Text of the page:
Thursday, February 14, 2008

'...I AIN'T GAY OR NUTTIN...IT'S JUST I LIKE READIN' QUEER BOOKS IS ALL...' ‘They’d come into it because they thought ‘What’s got coloured hair?’ They were looking for things that were fashionable’. – Mark Perry
The Wire January 2000

It was a sad day in my young life when I came to the realization that the very foundation on which I staked my whole life was a teetering and stinky pile of horseshit. ‘Punk Rock’ (that is the 1976 definition of the words) when it really boiled down to it, was more or less some vehicle for some carrot topped halfwit to sell a box full of torn t-shirts to a bunch of rich kids from the London suburbs. I think the idea finally hit me halfway through the snooze fest that is ‘England’s Dreaming’, that oh-so-exciting pile of pages written by the rockinest Grandma in ole Blighty, Jon Savage. It certainly didn’t make what Punk inspired any less of itself, but it still saddened my tiny twenty year old head to think something as earnest and close to my heart as Minor Threat was drawn from something that was all about ‘Pose, pose, pose’. I pretty much settled on the fact that Punk’s initial spark rested on getting over on someone to make a buck. What a bummer.

That idea sat in my brain for awhile and bobbed around in my gray matter here and there, but it floated to the front again whilst reading ‘Berlin Bromley’, the Punk memoirs of Bertie ‘Berlin’ Marshall, the flaming side mouse to Siouxsie, Steve Severin and the rest of the Bromley contingent. If there’s one person that defines the consciously vacant poser of King’s Road fashion of ‘76/’77, it’s this guy. If you go by the quotes on the back of the book (‘…A remarkable record of a defining moment in musical history’) you’d think you’re getting the lowdown on Brit ’77 action in all its glory. Instead, you get breakdowns on what was worn the first time Berlin went to see the Sex Pistols. The actual music? You’re gonna hafta consult someone else on that, lovey. But fuck, I guess cheesecloth is the defining moment of this music. Here goes that bummer headache again…

‘It’s a lot better now than it used to be. When it started it was all the art college lot, now it’s working class kids. You’ve got the Upstarts, the Rejects and us, just kids playing for the kids. And you don’t have to buy a thirty quid pullover or hang around the King’s Road anymore.’ -- Peter Chinhead
Sounds 7/5/1980

If you strip this book of having to do with anything remotely about music, than I’d say it’s a naughty little read full of mindless decadence written in the style of someone who IS there just for a cheap thrill and maybe a quick butt load of splooey. Soon after ‘discovering’ Punk, Berlin left his safe home in Bromley and became a rent boy lying in beds and man-doing everyone from National Front skins to Fat British businessmen with flatulence fetishes. Even though he never touched her, he caught crabs from Nancy Spungen (wudda honor!) and cryptically reveals that Stevie Jones and Cookie might have been doing one another. A book crammed with posing, sulphate, man love and catty wordage, ‘Berline Bromley’ is a fun, quick read that’s sorta like eating a Turkey and Ice Cream hoagie or a night out on the town with Lady Boys; easily regrettable but too much fun to pass up.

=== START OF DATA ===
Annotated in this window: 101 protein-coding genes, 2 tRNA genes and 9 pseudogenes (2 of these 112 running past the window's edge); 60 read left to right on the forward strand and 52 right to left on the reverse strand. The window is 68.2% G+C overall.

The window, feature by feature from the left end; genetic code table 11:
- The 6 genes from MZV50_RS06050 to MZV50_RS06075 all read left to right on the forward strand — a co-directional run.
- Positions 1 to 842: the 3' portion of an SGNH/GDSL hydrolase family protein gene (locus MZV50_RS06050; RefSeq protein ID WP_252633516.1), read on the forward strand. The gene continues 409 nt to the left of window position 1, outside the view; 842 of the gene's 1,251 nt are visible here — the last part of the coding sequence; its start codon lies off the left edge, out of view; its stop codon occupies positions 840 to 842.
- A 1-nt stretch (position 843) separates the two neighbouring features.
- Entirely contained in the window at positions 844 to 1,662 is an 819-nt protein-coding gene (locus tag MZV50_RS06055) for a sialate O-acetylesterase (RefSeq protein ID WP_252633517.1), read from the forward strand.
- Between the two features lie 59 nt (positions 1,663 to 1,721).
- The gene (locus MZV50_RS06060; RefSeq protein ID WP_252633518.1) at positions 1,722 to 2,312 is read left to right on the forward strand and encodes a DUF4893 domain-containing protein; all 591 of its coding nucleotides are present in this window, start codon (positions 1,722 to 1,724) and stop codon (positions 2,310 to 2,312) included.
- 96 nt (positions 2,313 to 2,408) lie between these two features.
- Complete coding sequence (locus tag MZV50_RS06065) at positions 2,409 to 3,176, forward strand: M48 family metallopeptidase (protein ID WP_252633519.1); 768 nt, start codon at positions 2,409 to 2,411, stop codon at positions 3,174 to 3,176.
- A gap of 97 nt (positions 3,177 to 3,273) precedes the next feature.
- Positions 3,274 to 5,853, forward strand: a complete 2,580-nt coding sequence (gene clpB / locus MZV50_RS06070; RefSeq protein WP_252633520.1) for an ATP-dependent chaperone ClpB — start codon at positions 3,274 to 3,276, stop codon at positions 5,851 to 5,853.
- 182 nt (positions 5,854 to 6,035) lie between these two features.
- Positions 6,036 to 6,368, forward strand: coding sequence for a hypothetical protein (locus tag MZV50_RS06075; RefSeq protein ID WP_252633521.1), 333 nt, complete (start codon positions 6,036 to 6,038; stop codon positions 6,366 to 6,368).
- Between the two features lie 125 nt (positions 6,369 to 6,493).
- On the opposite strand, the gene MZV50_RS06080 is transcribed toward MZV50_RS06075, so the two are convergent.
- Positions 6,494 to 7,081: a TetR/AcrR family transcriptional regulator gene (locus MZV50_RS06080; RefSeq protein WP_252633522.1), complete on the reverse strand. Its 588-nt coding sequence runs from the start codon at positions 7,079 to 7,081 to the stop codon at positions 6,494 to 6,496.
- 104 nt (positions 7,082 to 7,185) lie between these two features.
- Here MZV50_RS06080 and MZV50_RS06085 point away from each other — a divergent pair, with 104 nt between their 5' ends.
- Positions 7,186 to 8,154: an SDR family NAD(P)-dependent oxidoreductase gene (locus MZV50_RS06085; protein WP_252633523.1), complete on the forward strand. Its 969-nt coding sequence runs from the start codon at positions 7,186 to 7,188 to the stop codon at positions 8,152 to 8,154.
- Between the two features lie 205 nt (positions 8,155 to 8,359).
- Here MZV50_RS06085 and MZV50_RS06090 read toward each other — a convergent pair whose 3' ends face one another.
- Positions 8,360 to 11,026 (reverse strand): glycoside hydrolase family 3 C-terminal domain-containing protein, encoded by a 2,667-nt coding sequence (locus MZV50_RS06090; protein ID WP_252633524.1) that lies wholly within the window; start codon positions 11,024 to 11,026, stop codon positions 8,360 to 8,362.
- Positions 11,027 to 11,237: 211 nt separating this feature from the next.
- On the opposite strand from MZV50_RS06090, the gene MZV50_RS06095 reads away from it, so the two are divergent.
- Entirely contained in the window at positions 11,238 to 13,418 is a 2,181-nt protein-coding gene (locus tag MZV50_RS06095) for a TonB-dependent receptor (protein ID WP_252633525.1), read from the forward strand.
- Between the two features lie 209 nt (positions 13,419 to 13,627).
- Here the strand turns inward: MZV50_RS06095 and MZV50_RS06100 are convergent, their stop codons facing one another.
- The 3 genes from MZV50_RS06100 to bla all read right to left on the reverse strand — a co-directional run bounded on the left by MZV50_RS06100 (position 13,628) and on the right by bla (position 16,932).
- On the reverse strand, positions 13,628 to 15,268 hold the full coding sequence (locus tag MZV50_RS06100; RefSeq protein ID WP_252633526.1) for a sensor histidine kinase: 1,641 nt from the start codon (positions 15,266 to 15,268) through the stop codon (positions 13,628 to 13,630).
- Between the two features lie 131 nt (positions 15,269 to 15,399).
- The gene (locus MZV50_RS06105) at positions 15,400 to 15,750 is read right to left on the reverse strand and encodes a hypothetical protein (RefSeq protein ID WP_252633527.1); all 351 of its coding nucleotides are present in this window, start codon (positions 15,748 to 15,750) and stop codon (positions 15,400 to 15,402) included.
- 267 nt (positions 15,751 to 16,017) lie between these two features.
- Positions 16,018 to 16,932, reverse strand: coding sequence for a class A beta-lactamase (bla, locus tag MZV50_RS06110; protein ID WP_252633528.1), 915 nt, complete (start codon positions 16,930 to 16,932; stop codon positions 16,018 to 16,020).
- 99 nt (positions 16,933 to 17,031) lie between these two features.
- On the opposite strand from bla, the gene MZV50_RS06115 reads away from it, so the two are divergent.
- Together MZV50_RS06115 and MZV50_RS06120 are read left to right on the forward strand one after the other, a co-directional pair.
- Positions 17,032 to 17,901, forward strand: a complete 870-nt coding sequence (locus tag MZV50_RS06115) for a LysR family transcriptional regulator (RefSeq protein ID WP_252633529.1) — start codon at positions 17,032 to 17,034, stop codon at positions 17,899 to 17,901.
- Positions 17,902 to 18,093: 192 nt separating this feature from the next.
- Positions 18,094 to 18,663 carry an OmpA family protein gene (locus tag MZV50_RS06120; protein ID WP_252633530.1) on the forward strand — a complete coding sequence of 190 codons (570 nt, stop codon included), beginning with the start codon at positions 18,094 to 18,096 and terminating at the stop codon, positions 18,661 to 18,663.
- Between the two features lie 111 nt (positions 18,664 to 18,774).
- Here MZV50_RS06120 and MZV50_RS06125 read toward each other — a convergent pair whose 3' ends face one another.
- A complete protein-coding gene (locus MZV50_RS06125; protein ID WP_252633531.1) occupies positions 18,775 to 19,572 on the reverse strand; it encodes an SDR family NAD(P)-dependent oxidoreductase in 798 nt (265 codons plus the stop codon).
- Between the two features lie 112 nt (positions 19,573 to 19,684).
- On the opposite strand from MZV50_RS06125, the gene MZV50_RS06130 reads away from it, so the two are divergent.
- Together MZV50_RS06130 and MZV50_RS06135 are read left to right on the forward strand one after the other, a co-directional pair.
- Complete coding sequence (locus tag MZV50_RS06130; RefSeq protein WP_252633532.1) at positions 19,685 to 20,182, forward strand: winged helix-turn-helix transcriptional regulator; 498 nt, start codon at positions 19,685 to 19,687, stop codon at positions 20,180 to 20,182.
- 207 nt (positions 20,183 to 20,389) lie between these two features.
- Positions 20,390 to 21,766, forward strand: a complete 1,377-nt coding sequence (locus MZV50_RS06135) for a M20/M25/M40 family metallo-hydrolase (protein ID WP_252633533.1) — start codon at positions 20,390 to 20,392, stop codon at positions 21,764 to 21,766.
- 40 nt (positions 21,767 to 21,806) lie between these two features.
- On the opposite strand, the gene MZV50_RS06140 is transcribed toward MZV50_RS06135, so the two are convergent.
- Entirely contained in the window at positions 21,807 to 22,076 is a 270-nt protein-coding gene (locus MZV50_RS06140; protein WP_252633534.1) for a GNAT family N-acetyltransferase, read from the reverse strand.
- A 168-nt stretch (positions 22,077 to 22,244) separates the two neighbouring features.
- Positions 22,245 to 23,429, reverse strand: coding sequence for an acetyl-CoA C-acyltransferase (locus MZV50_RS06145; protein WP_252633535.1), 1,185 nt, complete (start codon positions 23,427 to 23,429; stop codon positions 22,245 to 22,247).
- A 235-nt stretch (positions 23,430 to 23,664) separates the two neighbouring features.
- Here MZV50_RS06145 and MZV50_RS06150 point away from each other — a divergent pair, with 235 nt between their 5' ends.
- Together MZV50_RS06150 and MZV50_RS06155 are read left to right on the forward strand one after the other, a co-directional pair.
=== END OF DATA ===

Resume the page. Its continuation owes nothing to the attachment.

Friday, February 08, 2008

200LBU'S 'BAND TO LOOK OUT FOR IN 2008' Turkey Tips (pictured above) are a newly formed duo that are --

A) Groundbreaking
B) Mesmerizing
C) Wholly original
D) All of the above

They recently came to the attention of --

A) Dusted Magazine
B) A friend of Dusted Magazine
C) Someone from Dusted Magazine who was eavesdropping in on a conversation of someone from Pitchfork while he was sucking the privates of a contributor to Arthur Magazine for one-of-a-kind hippy hairtips
D) All of the above

Their debut LP will soon be released on --

A) Load
B) Troubleman Unlimited
C) What's Your Rupture?
D) All of the above

And it will be entitled --

A) 'Neck Zit Serenade'
B) 'Personable Man Servant'
C) 'Who Blew A Load In The Toad of Baskerville?'
D) All of the Above

They will be going on tour this Spring with--

A) Airel Pink
B) Blank Dogs
C) Robedoor
D) All of the above

Followed by a huge feature about the band in --

A) Arthur
B) Dusted Magazine
C) Pitchfork
D) All of the Above

Written by --

A) Doug Mosurock
B) Doug Mosurock
C) Doug Mosurock
D) All of the Above

They will be quoted as saying in the article --

A) 'Yeah, Thurston totally loves us'
B) 'We've been really into these movie soundtracks from Bologna that someone from Gang Gang Dance really turned us onto'
C) 'This hairstyle? Some guy from Arthur turned me onto it in exchange for some head'
D) All of the above

In a year from now, they will be bigger than --

A) Brightback Morning Light
B) Xiu Xiu
C) White Magic
D) All of those bands everyone loved a year or so ago who now can't get paid to urinate in public.

Wednesday, February 06, 2008

PART ONE (IN A HOPEFULLY CONTINUING SERIES)As I gaze upon my record collection, ravaged and raped by both age and thieves, I can’t help but notice how numb I feel. If ten years ago you would have told me a decent chunk of my vinyl would be floating somewhere in the nether regions of nowhere without a culprit in sight for the crime, I surely would of broken down in tears. Right at this very moment, I could care less. There seems to be no time in my day when I’m pottering around the apartment and stop and think ‘Damn! I really wish I could hear that Acting Trio record just one more time!’ Where as most of my big-ticket items were snatched, the ones that no one would be caught dead listening to stayed behind. Surprise, surprise…